2. Another thing I have noticed about technical debt is, if your don’t clear it you are going to end up with a wallet full or credit cards and it will drive you further and further into debt. In most cases I find technical debt arising from untested code and poor unit testing. You end up with tasks that you think will take you so long to complete and then end up blowing out because of edge cases and bugs, giving you less time to implement the current solution properly. So the cycle continues, you have to write custom code to get around the bugs at the same time not break it for the things that rely on those bugs to be the way they are…. more code to trudge through. Well tested, structured and documented code although fundamentally flawed in its design will most always be easier to correct and/or re-write.

    I completely agree, pay the price upfront for complete solutions. Now that being said sometimes you don’t get the time you need to do it right, you are hamstrung by the fact that if you don’t get the system going enough to get you over the line you could end up not having a job to complete. This is a tough balance, but as soon as you have some stability and reserve double down on fixing it.

  3. Viktoras Makauskas says:

    well, the tech debt would be something like.. Imagine your car gets a strange rattle. You go to your mechanic and he says, “it’s your exhaust pipe holder, you need to replace it, but it’s gonna take a while to order a part and ship it, so just park your car here and come back in a week”. You say “no, I have this weekend trip planned, is there something we can do now?”. They say “yeah, we’ll put a strap on it meanwhile, just drive a little more careful and it should hold, but make sure to come back and do a proper fix”. Mechanic charges you now, and then a bit later.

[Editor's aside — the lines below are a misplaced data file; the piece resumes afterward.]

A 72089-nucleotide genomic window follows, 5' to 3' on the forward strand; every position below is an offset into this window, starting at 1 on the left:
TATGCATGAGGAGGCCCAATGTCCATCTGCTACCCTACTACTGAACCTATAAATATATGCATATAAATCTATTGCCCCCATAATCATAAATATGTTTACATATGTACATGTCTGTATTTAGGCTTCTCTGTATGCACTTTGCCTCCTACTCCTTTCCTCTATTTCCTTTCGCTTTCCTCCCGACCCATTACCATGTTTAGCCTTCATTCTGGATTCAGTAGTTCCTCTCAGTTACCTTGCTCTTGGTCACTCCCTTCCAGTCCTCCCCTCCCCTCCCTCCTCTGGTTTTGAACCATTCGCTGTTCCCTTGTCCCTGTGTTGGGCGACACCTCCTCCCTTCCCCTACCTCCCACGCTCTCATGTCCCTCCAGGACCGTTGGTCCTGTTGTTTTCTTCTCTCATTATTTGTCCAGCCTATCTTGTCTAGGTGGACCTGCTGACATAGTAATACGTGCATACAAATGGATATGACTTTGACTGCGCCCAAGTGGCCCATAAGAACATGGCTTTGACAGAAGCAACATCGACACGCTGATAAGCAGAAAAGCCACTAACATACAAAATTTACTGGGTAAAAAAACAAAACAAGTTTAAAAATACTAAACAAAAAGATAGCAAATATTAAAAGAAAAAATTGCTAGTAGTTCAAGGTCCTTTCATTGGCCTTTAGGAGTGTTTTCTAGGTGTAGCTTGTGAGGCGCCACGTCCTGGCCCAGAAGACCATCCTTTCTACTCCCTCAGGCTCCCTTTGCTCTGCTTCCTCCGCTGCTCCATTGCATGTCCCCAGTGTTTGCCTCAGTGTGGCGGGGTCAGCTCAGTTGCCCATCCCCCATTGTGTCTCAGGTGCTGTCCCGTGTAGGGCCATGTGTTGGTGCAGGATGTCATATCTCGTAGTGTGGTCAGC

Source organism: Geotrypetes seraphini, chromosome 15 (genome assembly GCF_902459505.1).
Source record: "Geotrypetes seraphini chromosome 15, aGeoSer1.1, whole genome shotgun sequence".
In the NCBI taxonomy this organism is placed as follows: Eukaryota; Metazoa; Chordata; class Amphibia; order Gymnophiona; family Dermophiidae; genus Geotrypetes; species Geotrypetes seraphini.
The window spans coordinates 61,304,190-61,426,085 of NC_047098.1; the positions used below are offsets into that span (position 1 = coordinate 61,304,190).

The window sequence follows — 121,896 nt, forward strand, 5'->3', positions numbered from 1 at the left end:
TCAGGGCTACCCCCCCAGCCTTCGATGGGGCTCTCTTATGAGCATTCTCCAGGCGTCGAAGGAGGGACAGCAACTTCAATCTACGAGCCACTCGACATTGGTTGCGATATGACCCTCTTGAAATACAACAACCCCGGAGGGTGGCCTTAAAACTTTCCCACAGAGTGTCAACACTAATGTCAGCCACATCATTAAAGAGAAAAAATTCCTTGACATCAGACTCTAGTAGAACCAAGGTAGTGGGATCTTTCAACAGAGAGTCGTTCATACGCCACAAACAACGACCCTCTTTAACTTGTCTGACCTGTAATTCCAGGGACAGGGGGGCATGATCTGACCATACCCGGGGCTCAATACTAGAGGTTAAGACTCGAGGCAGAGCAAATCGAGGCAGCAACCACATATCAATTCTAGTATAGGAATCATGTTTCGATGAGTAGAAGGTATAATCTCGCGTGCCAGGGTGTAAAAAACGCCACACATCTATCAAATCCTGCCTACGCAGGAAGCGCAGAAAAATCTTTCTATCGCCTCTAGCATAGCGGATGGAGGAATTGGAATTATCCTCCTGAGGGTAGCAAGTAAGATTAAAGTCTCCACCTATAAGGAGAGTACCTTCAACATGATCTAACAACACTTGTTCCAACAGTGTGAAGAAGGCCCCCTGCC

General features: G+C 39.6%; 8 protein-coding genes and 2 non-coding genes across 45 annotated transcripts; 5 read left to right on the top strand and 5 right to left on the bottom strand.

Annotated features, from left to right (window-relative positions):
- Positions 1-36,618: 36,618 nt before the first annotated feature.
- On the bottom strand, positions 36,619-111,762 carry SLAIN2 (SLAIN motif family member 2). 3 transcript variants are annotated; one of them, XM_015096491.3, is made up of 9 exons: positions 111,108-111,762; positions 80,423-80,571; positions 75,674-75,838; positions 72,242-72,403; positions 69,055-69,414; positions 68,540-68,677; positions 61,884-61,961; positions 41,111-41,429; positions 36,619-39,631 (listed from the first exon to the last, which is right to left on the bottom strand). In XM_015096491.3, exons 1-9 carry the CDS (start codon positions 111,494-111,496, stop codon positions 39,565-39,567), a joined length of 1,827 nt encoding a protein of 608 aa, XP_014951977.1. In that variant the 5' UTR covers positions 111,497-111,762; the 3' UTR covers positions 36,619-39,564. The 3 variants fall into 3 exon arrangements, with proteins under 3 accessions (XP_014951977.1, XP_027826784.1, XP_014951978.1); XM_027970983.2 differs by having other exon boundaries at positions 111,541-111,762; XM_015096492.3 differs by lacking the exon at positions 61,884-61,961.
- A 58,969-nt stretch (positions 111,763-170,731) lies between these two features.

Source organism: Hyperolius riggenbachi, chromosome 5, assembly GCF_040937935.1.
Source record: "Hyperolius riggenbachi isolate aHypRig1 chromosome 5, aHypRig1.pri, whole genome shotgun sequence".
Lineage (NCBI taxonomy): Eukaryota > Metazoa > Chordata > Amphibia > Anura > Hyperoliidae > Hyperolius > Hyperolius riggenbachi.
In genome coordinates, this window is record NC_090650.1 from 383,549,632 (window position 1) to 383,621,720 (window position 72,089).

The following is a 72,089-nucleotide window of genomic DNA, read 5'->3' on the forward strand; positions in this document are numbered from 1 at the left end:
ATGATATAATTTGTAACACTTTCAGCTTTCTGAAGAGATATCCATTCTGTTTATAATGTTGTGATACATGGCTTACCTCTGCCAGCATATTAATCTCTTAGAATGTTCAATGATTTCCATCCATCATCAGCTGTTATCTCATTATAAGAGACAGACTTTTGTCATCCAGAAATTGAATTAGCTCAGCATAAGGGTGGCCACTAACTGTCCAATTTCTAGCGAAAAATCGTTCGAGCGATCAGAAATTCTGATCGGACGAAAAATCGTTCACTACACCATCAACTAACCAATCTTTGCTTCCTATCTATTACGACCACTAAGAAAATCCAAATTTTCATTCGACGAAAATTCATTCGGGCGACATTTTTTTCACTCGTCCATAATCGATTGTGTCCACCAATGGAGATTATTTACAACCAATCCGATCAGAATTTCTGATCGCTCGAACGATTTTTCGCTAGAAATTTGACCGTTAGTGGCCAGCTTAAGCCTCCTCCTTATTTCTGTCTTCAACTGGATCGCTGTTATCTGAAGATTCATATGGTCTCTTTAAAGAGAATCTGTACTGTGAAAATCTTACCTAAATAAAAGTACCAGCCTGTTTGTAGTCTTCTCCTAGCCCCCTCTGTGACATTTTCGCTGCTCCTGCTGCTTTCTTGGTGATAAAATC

That’s an example of “business” driven decision about the quality of product. In the end, it’s your property, if you want it working it NOW taking responsibility of shortcommings, it’s ok.

    1. > That’s an example of “business” driven decision about the quality of product.

      No, that’s an analogy.

    2. And the reason it doesn’t hold up is that the roles you have in your analogy are totally mixed up. Good fodder for another post though maybe you understand the mixup now that it’s been pointed out?

  4. Viktoras Makauskas says:

    Not understanding how it’s is mixed up, to me it’s:

    Me, car owner – PO/Client
    Car – product
    Mechanic – dev team.

  5. Jse M says:

    I believe we’re getting hung up on the intangibles. A single example won’t demonstrate what I believe Rob is observing (human patterns that influenced by repetition).

    If developers continue to face pressure, and are forced to take shortcuts because a business decision was made, over time that behavior becomes the normal. It’s hard for someone to maintain quality when they’re constantly beat into taking shortcuts, when they find time to focus on quality, their mindset has already shifted and it becomes very difficult to adjust, if not impossible to do it without influence.

    Unless someone is enabling developers to focus on quality while taking shortcuts (I’ve rarely observed proper enabling), then the developer will conform to the direction the pressure forces.

    If you already have a good culture, decent process, good practices… then being faced with the analogy above, sure, it should be a no brainer. Take the shortcut, come back and get it fixed, it’s rarely that simple at scale (and requires that the customer wants to come back and get it fixed).

  6. […] my previous post about technical debt, I explained how modern definitions of technical debt are harmful. Now I turn my attention to […]

  7. […] Makauskas made the following metaphor in a comment on my last post. This is a pretty perfect stand-in for metaphors I’ve read in other articles that harmfully […]